You don't need to focus on what your heart rate actually IS. Ignore that value and use the device to calculate your calories burned instead.
Target Heart Rate is about as good a system applying to one individual as BMI is. You know how people with lots of muscle are classified as obese by the BMI charts? Well, Target Heart Rate based on 220-age is just as bad! If you find that you either don't feel like you can achieve the target given without collapsing, or that you feel the target is not much of a challenge, do not think that you have to stick to it just because of some formula! We are all different.
My target heart rate theoretical max is 181. That means at 60% (I have low fitness) my upper target heart rate would be 108. If I were even very advanced fit, the 85% would have my upper target heart rate as 154. When I'm doing something like cycling that doesn't use the upper body much, I can keep the HR as low as the mid 150's, but there is no way on God's green earth that anything that keeps it at 108 is going to be "exercise" for me. Walking puts it about 120. Running puts it about 175.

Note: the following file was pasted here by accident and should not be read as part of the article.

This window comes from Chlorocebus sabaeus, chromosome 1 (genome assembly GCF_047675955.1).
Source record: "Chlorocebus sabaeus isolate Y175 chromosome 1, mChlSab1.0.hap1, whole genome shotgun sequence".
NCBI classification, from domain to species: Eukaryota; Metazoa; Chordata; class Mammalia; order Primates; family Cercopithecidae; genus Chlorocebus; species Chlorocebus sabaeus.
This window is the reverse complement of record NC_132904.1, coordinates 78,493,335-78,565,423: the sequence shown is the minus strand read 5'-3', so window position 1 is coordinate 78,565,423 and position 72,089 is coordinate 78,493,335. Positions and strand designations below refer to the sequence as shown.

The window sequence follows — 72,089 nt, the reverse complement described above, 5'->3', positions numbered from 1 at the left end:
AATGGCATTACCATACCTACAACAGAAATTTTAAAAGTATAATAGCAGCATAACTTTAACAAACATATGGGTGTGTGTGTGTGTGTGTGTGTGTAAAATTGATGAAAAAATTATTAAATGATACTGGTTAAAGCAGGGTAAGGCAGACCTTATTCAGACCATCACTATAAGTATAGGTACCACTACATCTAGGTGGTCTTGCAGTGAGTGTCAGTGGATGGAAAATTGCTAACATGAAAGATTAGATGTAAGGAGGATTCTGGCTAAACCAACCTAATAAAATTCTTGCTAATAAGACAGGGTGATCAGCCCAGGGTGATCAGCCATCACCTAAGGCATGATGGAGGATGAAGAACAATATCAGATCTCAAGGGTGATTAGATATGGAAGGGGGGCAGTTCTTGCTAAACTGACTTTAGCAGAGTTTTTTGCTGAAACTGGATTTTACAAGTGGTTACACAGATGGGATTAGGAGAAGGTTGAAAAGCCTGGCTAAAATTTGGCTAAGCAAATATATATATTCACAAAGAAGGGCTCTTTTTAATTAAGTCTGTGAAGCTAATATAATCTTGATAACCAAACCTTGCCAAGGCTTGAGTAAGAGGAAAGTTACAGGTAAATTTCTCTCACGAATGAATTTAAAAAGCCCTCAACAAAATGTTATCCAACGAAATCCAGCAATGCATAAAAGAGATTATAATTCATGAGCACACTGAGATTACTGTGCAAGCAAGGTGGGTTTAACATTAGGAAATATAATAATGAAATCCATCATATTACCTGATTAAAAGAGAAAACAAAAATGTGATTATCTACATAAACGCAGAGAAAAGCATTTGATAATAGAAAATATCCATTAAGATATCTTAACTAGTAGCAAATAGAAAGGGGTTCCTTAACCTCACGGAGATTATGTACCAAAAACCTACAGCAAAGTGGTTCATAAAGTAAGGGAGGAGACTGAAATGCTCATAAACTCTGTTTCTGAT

So you can see that the formula doesn't always work.
Instead, look down that linked article and read about Rate of Perceived Exertion. This is a much better guide for "how hard should I work out". Then you can manually set your HR guides on your device to be the range that you actually get when you work out at a 7 or 8.
Fitness Minutes: (10,397)
401 2/7/12 12:58 P
Great idea. I have one and love it. It really helps me keep my workout in check. I know when I'm not working hard enough or when I'm working too hard. I have the Polar F6.
I'm thinking of buying a heart rate monitor just to help me be sure that I am getting my heart rate up enough to get a good workout and burn enough calories. My question is what should my heart rate be while working out?
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